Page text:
18. Tony Smith says:

    Fill 2140 was even more extreme:
    ATLAS saw peak lumi of about 2300
    but CMS saw peak lumi of about 3000
    the ratio of delivered luminosity was

    for ATLAS / for CMS = 2438 / 49910 = about 5 per cent

    so I see ondra’s point about something might be wrong
    I don’t know what it is.


  19. LHC status page says fill 2141 is for PHYSICS with 1.25e11/bunch. What is the usual quantity?

  20. Tony Smith says:

    The Register has an article by Gavin Clarke at
    that says in part:

    “… using the application of commercially available static-code analysis tools from development testing specialist Coverity … Tens of thousands of bugs have been eliminated from the program CERN’s atom-smashers are using to identify Higgs boson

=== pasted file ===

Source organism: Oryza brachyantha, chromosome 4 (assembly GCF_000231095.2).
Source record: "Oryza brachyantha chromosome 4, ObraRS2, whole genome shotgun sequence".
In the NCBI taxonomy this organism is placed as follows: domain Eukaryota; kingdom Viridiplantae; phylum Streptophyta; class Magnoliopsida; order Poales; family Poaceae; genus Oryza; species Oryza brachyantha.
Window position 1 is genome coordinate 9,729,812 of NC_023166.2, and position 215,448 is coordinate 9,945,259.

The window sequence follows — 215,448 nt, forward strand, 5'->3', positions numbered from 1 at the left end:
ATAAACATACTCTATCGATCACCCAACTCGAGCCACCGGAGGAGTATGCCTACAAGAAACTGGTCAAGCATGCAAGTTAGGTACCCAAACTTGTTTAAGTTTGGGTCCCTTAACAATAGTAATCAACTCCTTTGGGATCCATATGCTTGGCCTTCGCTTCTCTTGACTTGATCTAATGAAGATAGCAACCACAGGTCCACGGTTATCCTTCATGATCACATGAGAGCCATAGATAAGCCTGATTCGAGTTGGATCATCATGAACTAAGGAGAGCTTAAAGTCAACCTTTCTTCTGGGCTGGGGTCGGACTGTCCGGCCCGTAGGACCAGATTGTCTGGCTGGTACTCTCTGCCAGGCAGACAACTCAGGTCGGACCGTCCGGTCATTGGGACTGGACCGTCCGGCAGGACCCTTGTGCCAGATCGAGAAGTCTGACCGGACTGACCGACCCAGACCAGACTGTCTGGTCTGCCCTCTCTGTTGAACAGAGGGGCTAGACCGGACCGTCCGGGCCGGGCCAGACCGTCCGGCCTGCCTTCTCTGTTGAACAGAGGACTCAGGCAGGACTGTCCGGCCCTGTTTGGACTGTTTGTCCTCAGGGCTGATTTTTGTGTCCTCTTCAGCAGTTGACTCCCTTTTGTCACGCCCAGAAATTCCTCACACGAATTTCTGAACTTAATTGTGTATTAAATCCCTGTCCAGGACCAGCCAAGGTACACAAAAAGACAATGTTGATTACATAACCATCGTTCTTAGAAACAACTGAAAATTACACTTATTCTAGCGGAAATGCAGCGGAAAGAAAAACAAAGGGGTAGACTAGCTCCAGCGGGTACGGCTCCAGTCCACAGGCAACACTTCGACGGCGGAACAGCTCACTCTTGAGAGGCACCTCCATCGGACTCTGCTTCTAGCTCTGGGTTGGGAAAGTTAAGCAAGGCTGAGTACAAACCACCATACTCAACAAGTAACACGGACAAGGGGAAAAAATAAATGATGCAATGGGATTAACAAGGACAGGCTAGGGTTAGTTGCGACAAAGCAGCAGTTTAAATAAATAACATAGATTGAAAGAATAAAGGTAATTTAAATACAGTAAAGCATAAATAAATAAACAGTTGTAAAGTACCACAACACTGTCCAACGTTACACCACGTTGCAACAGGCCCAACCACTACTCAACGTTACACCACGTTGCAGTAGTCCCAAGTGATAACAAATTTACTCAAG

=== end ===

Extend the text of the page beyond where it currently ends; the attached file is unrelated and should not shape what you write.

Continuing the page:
CERN says it has squashed 40,000 bugs living in ROOT, the C++ framework it is relied upon to store, crunch and help analyse petabytes of data from the Large Hadron Collider (LHC). The massive collider generates 15PB of data each year … ROOT contains 3.5 million lines of code while CERN’s army of 10,000 physicists have surrounded that core with a further 50 million lines of software they have built to try and sift out Higgs boson

    CERN reckons the bugs had helped muddy results from the LHC, throwing them off the Higgs-boson scent.
    there were programs built by those 10,000 scientists that could never be properly tested prior to Coverity. …”.

    I wonder which channels were most adversely affected by the bugs ???